18 votes

I want off Mr. Golang's Wild Ride

5 comments

  1. Akir
    (edited )
    Link
    This article is basically a long investigation into the extremely general reason why I never bothered to invest in learning Go. Go has always felt to me like it's another rehash of C. And I know...

    This article is basically a long investigation into the extremely general reason why I never bothered to invest in learning Go. Go has always felt to me like it's another rehash of C. And I know that there are a lot of people who appreciate that - there are many C/C++ programmers out there, and to them Go must be a breath of fresh air. But I personally thought that "The C way" is not always the best.

    I know not everyone will agree with me, but with an extremely broad perspective, it doesn't really matter much what programming language you are using for most projects. Most newer languages have extremely simelar Pascal-C-Java-Python-JS-like syntaxes. What matters instead is the patterns and systems that the languages encourage you to think in. And I think that's one of the reasons why Python has had such a long period of success and wide adoption; you can write Python just about any way you want to - It's pretty trivial for C coders to move on to write C-like Python, but the excellent Python community is always there to tell you to write Pythonic code, which is going to be more maintainable and less error-prone.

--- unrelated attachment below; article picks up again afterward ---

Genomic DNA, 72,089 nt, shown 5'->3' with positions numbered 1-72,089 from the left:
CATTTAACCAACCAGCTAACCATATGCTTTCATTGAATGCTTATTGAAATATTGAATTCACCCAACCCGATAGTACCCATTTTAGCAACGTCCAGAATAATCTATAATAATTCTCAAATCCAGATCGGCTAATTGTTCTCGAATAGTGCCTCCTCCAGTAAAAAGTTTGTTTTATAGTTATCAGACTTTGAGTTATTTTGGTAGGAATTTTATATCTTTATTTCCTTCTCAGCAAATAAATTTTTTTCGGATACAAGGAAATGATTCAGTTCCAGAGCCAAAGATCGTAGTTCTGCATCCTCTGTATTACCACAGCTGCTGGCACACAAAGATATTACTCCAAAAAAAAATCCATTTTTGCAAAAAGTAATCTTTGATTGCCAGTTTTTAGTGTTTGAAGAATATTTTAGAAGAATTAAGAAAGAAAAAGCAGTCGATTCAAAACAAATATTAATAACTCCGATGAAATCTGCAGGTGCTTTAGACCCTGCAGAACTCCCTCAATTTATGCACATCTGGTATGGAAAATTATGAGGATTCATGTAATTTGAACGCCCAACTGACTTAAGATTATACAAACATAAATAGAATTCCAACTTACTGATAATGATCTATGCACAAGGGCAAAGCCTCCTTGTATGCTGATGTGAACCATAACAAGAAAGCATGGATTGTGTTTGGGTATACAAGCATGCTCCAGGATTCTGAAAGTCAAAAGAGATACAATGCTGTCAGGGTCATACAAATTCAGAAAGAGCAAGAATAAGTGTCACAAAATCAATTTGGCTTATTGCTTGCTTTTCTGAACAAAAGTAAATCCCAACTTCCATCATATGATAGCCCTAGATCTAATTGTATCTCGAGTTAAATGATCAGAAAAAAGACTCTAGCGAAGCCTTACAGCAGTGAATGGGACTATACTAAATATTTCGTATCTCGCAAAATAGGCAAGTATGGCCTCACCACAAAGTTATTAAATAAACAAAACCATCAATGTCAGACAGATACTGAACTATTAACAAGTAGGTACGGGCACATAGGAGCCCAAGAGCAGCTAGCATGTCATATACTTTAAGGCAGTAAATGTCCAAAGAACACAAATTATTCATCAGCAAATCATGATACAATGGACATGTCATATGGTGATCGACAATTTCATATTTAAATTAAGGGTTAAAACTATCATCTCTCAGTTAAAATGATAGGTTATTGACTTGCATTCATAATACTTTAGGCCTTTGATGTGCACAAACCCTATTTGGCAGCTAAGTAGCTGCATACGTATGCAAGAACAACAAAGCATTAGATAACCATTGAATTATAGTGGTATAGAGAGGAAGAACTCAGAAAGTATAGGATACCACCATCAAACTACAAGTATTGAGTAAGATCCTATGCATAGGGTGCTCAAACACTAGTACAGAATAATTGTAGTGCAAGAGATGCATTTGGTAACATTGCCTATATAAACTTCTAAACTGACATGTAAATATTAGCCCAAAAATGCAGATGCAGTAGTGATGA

For a slightly better example of what I'm trying to say, we should probably look at Rust. The main advantage of Rust versus other programming languages is that it enforces certain patterns. The obvious example is how it avoids active garbage collection by how it forces you to handle your memory every time you deal with variables. Even better is how it normalizes the Result type for processes which may fail; Every time you use a function that returns a Result, you instantly know that this is where problems may come up. Both of these are patterns you can port to other languages, but Rust makes them firm decisions that are exceedingly difficult to stray from. Sure there are other niceties to the language, but this is the core benefit to the language on a conceptual level. A programmer who starts off writing C will have to learn the decades of collected experience of programmers who came before them, while a programmer who starts with Rust has this all baked into their initial learning experience and intuitively understands a greater subset of programming best practices.

    (Edited for annoying grammar mistake)

    15 votes
  2. [3]
    skybrian
    Link
    I didn't find this article particularly compelling. In particular I thought the Go decision to make strings 8-bit clean and UTF-8 only by (strong) convention to be an interesting and...

    I didn't find this article particularly compelling. In particular I thought the Go decision to make strings 8-bit clean and UTF-8 only by (strong) convention to be an interesting and underappreciated design choice, since it matches what files contain and what networks transmit.